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Kevin Y. Kim

Assistant Professor

Contact Information

Email    kykim@history.ucla.edu
Office  5284 Bunche Hall
Phone  (310) 794-9557

Kevin Y. Kim is a historian of the United States and the world, particularly Korea and Northeast Asia. His teaching and research interests include U.S. politics and diplomacy, the global Cold War and decolonization, dissent, and the history of capitalism. His current project, tentatively titled Worlds Unseen: Henry Wallace, Herbert Hoover, and the Making of Cold War America, explores the early post-World War II period as a collision of dissenting U.S. and global perspectives on the global Cold War. Supported by the American Historical Association, Society for Historians of American Foreign Relations, Andrew W. Mellon Foundation, Harvard’s Charles Warren Center for American History, and other organizations, Kim’s work has appeared in Pacific Historical ReviewDiplomatic History, Modern American History and a state-of-the-field volume on Korean American studies. In addition, he has written widely on history, popular culture, and public and international affairs for The Nation, The Progressive, The Village Voice, Far Eastern Economic Review, South China Morning Post, and other publications.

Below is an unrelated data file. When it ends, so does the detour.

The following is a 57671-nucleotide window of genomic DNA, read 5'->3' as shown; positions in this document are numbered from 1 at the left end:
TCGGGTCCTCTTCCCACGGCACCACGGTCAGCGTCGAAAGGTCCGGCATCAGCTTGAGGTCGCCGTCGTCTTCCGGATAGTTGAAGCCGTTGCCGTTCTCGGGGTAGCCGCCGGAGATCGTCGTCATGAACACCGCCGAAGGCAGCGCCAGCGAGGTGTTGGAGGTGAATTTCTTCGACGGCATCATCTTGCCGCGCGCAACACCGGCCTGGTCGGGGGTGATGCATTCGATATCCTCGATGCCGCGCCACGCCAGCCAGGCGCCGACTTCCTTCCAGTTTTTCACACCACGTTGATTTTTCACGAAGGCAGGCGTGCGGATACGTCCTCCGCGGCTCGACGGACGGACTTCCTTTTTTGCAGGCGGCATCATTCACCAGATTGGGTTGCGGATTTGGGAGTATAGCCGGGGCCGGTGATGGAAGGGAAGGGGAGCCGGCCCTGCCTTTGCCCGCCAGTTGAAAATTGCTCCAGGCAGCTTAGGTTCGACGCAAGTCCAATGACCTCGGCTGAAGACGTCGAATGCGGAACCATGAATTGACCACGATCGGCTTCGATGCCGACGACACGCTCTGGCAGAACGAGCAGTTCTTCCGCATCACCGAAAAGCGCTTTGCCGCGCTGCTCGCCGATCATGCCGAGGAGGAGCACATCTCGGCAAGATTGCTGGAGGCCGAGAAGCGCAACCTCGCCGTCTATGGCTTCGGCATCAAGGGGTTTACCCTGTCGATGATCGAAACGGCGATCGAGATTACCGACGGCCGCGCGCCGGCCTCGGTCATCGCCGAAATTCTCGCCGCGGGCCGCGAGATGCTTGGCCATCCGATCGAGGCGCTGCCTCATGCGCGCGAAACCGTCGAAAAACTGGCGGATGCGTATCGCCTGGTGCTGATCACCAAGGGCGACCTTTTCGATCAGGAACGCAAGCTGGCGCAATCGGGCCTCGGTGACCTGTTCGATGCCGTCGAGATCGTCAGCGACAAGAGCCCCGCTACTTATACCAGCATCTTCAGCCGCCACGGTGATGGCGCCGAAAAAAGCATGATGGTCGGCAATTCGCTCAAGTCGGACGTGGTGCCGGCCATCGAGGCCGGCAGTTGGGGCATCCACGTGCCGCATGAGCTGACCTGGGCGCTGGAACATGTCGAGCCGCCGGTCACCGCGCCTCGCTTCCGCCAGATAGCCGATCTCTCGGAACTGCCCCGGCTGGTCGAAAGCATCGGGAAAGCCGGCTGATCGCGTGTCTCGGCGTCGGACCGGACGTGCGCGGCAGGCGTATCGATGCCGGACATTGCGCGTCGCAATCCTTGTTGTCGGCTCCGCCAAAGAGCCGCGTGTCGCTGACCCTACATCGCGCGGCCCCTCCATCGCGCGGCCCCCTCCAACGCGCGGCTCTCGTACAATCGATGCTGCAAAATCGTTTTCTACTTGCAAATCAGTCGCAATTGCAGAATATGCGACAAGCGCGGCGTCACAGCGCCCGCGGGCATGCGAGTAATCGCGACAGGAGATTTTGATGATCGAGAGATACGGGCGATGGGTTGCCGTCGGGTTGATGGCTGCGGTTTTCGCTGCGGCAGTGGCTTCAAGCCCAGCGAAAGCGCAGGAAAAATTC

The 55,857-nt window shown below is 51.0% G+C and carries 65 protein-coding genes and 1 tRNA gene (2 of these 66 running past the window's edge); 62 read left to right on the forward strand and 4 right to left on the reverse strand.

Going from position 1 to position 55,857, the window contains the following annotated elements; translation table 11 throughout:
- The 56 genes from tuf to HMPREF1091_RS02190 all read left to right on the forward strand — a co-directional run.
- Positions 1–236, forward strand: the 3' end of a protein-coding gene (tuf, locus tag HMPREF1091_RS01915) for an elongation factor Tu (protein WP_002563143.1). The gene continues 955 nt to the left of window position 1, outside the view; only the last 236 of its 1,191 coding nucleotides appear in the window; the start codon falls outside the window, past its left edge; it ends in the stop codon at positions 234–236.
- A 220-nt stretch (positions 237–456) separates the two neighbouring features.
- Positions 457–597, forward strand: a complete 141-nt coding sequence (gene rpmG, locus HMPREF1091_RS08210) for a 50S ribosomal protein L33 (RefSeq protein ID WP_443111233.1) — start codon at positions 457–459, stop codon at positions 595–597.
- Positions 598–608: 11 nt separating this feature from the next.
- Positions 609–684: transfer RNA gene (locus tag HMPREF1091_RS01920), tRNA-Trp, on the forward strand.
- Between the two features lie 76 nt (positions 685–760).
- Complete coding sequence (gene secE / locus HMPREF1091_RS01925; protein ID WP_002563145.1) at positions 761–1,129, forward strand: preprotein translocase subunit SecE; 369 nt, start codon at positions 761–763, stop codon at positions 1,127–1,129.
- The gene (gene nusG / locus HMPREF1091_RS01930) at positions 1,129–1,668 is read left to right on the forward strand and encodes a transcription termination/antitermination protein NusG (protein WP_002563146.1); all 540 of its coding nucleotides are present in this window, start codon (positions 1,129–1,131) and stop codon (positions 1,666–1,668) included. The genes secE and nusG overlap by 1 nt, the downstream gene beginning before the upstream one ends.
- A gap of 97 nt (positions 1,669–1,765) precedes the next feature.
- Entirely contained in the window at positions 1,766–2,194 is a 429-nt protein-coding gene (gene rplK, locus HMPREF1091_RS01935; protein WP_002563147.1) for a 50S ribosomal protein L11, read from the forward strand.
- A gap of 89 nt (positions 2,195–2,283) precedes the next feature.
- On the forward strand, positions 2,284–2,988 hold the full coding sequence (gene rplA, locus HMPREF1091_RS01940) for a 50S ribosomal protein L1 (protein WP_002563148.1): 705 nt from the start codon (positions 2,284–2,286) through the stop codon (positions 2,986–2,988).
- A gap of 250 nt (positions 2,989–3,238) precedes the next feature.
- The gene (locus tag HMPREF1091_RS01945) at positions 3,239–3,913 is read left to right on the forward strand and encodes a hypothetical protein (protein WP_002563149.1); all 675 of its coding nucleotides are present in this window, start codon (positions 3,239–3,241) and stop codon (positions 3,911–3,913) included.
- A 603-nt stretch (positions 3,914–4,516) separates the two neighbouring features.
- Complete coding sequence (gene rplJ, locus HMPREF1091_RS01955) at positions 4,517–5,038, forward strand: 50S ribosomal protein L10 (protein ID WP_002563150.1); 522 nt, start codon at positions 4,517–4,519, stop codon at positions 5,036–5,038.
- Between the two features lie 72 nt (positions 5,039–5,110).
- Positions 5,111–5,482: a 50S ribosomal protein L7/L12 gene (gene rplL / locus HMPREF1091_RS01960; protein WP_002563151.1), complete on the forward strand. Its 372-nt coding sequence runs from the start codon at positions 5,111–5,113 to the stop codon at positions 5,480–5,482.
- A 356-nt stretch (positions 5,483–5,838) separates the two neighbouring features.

B.A., Columbia University; M.A., Ph.D., Stanford University


Glenn Campbell and Rita Ricardo-Campbell National Fellowship. Hoover Institution. Stanford University. 2022-23

Faculty Fellowship. Charles Warren Center for Studies in American History. Harvard University. 2018-19

William Appleman Williams Junior Faculty Research Grant. Society for Historians of American Foreign Relations. 2015

Gilder Lehrman Institute of American History Fellowship. 2014

J. Franklin Jameson Fellowship in American History. John W. Kluge Center. American Historical Association. 2013-14

Selected Publications

Roundtable Essay on Mark Atwood Lawrence, The End of Ambition: The United States and the Third World in the Vietnam War Era (Princeton University Press, 2021), H-Diplo Roundtable (April 2023), https://networks.h-net.org/node/28443/discussions/12631488/h-diplorjissf...

“Recentering the United States in the World—Without Exceptionalism," Passport: The Society for Historians of American Foreign Relations Review (September 2020): 41–43, https://shafr.org/system/files/passport-09-2020-bessner.pdf

“Capitalist Collisions in the Pacific.” Modern American History 3 (March 2020): 93–98.

Review of Monica Kim, The Interrogation Rooms of the Korean War: The Untold History (Princeton University Press, 2019), Journal of American History (December 2019): 819–20.

“Against the ‘American Century,’ Toward a Third World New Left: The Case of Helen Mears.” Diplomatic History 43 (January 2019): 130–56.

“From Century of the Common Man to Yellow Peril: Anti-Racism, Empire, and U.S. Global Power in Henry A. Wallace’s Quest for Cold War Alternatives.” Pacific Historical Review 87 (Summer 2018): 405–38.

“Empire, War, Globalization, and Korean America in Global and Transnational Perspectives,” in Companion to Korean American Studies, ed. Rachael Miyung Joo and Shelley Sang-Hee Lee (Leiden: Brill, 2018), 47–76.


U.S. politics and diplomacy, the global Cold War, the "Third World" and decolonization, dissent, history of capitalism